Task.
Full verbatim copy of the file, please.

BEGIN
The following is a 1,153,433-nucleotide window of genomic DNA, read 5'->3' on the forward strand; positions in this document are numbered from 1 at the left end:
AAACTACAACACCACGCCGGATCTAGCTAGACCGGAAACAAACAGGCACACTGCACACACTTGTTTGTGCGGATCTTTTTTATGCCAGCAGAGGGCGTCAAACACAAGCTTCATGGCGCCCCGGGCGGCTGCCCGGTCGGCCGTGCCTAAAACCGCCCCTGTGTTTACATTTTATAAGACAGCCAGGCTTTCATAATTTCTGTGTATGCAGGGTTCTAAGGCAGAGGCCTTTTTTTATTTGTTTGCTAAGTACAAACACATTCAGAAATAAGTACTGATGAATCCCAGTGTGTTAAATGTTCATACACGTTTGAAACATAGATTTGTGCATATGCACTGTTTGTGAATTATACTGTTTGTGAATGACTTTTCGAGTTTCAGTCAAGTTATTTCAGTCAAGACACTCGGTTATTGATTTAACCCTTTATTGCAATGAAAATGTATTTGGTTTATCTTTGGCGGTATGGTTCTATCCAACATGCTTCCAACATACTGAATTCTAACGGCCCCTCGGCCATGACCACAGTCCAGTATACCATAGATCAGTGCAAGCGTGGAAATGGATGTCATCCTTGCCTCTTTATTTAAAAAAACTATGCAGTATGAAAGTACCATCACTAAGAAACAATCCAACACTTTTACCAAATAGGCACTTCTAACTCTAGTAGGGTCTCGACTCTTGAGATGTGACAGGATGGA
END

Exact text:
The following is a 1,153,433-nucleotide window of genomic DNA, read 5'->3' on the forward strand; positions in this document are numbered from 1 at the left end:
AAACTACAACACCACGCCGGATCTAGCTAGACCGGAAACAAACAGGCACACTGCACACACTTGTTTGTGCGGATCTTTTTTATGCCAGCAGAGGGCGTCAAACACAAGCTTCATGGCGCCCCGGGCGGCTGCCCGGTCGGCCGTGCCTAAAACCGCCCCTGTGTTTACATTTTATAAGACAGCCAGGCTTTCATAATTTCTGTGTATGCAGGGTTCTAAGGCAGAGGCCTTTTTTTATTTGTTTGCTAAGTACAAACACATTCAGAAATAAGTACTGATGAATCCCAGTGTGTTAAATGTTCATACACGTTTGAAACATAGATTTGTGCATATGCACTGTTTGTGAATTATACTGTTTGTGAATGACTTTTCGAGTTTCAGTCAAGTTATTTCAGTCAAGACACTCGGTTATTGATTTAACCCTTTATTGCAATGAAAATGTATTTGGTTTATCTTTGGCGGTATGGTTCTATCCAACATGCTTCCAACATACTGAATTCTAACGGCCCCTCGGCCATGACCACAGTCCAGTATACCATAGATCAGTGCAAGCGTGGAAATGGATGTCATCCTTGCCTCTTTATTTAAAAAAACTATGCAGTATGAAAGTACCATCACTAAGAAACAATCCAACACTTTTACCAAATAGGCACTTCTAACTCTAGTAGGGTCTCGACTCTTGAGATGTGACAGGATGGA